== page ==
A few weeks ago my niece Sydney touted the completion of a do-it-yourself project on social media. The project—a beautifully engineered sidewalk at her home in Nashville—can be seen in the picture below.
I chose the words “beautifully engineered” because I believe that describes Sydney and her work—a beautiful engineer.
I asked Syd if I could blog about her adventure because I had a feeling there would be associated blog material. She did not disappoint.
In fact, the quantity of material she sent me was more than the length of my typical blog. It rivaled War and Peace. It was formatted in a chronologic sequence from start to finish, including the back story to why the project was necessary.
It started like this…
“The main struggle I always have before starting a project is: Do we have the cash to execute the plan?”
I showed that to Christy. She bit her lip to suppress a chuckle. As a very right-brained individual, Christy lives by Oscar Wilde quote: Those who live within their means suffer from a serious lack of imagination.
Sydney continued with the back story.
“Well, the inspection report for our house came back and our concrete landing had settled, so the rise of the stair was not code compliant.’
Christy couldn’t contain herself with that one. She cackled, “I don’t think I’ve ever used the words ‘code’ and ‘compliant’ together in a complete sentence.”
Sydney would not argue with Christy’s assertion. Syd finds it very difficult to get Christy to complete a sentence before she switches the conversation to another topic. (Drives engineers crazy.)
Back to Sydney’s project.
“Step one was to pull up the existing concrete landing with the intention of pouring a new one. However, after we pulled up the landing but before we could pour a new one, I stepped in the hole, nearly breaking my ankle. Project was delayed several months.” (see picture below)
Note: I could not obtain an actual picture of Sydney’s injured ankle. While the significance of the injury is accurately displayed by this picture, please note that this is actually my son Britton’s ankle which explains the size of the foot and the hair on the legs. As my wife would say, “You get the picture.” (This lack of accuracy also drives engineers crazy.)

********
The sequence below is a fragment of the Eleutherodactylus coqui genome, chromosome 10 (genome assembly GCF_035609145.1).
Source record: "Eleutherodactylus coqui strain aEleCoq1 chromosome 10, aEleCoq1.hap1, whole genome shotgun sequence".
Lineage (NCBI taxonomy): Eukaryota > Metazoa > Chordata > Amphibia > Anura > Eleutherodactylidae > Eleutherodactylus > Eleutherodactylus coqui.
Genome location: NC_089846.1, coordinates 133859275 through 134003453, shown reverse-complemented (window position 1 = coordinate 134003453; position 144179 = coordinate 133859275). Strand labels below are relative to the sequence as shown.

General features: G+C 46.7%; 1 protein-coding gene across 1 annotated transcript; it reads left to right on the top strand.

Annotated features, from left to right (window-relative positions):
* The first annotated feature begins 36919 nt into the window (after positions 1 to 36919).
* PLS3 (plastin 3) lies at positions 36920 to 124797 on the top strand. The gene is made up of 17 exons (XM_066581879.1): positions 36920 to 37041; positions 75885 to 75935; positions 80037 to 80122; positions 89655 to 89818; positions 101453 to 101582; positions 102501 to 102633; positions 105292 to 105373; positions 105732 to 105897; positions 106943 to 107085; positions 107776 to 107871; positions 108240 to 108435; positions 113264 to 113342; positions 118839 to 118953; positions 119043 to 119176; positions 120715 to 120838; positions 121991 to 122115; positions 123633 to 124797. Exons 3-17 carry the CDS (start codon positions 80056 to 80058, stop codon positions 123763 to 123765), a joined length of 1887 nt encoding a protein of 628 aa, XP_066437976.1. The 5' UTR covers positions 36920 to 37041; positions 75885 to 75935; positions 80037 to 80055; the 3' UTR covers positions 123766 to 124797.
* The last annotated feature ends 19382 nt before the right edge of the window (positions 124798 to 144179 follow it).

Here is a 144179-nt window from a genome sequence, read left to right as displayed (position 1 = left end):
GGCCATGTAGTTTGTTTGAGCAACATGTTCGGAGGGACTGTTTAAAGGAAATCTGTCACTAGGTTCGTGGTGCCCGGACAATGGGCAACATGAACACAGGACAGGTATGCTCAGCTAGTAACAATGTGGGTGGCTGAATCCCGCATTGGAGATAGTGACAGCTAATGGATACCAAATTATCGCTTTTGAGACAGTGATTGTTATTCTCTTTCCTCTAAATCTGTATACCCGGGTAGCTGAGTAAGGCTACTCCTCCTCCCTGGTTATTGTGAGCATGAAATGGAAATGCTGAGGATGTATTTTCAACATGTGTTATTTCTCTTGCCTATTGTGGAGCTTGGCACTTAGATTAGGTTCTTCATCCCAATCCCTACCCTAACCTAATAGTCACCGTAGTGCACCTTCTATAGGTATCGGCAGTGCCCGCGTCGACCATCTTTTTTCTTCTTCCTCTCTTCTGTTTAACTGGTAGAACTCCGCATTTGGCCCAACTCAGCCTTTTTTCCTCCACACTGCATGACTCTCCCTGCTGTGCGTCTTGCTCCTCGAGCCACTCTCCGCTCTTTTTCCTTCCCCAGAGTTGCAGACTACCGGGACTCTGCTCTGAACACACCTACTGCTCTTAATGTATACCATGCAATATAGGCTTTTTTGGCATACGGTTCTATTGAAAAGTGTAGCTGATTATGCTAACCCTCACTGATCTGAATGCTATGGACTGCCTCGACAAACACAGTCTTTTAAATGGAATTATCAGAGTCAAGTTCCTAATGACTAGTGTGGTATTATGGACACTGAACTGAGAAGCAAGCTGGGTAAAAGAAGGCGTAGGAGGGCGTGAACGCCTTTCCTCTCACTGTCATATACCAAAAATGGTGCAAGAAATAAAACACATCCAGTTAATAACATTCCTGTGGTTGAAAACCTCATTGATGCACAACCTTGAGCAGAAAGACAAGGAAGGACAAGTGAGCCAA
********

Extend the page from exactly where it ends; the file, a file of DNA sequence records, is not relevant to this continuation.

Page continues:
The injury allowed Sydney and her husband Malcolm to:
“…study up on the process of laying a brick path. And to … calculate the amount of material so we could compare prices.”
Christy primary question at this point: “Yeah, but does it look pretty?”
Sydney’s next sentence sent us back into fits of hysteria.
“Construction issues included, but were not limited to…”
I am not making this up people. It’s too good.
“… moving 750 bricks weighing 5 pounds each. Laying out the radial curve. Leveling the path, but sloping for drainage and topography.”
I had to stop. Christy wet her pants.
“…time constraints. Keeping the pattern consistent. Letting go of precision.”
Wait, what? Letting go of precision! Really!?? Letting go of precision is not in the DNA of Sydney, or her husband Malcolm, who follow … get ready for this … This Day in Math on Twitter. In fact, look at this text exchange between the love birds over the precision of a recent tweet.
Now, before I create some uncomfortable feelings when we all get together at Christmas, let me reiterate I have to deal with the other side of this equation on a daily basis. Just today, I asked Christy to return a book to her friend Traci. (She has had the book long enough to write the sequel.) I went so far as to put her car keys on top of the book since she and Traci were having coffee at 8:30 a.m.
At 9:30 a.m., the keys were gone. The book remained. Amazing.
So what’s the point in all of this? To take jabs at the nerds? To make fun of my wife? (It’s okay, she’ll never get this far in the blog.) Not at all. I think we can all agree that the events following the recent presidential election reveal a certain philosophical divide in our country.
Understanding the way we think and behave may not change who we are, but it will change our understanding of others. That is my hope as we approach this holiday season.
Syd, I know this blog firmly cements my position as your favorite uncle. And when I say cement, I know your mind races to whether or not I mean compressive, tensile, or flexural characteristics and I love that about you…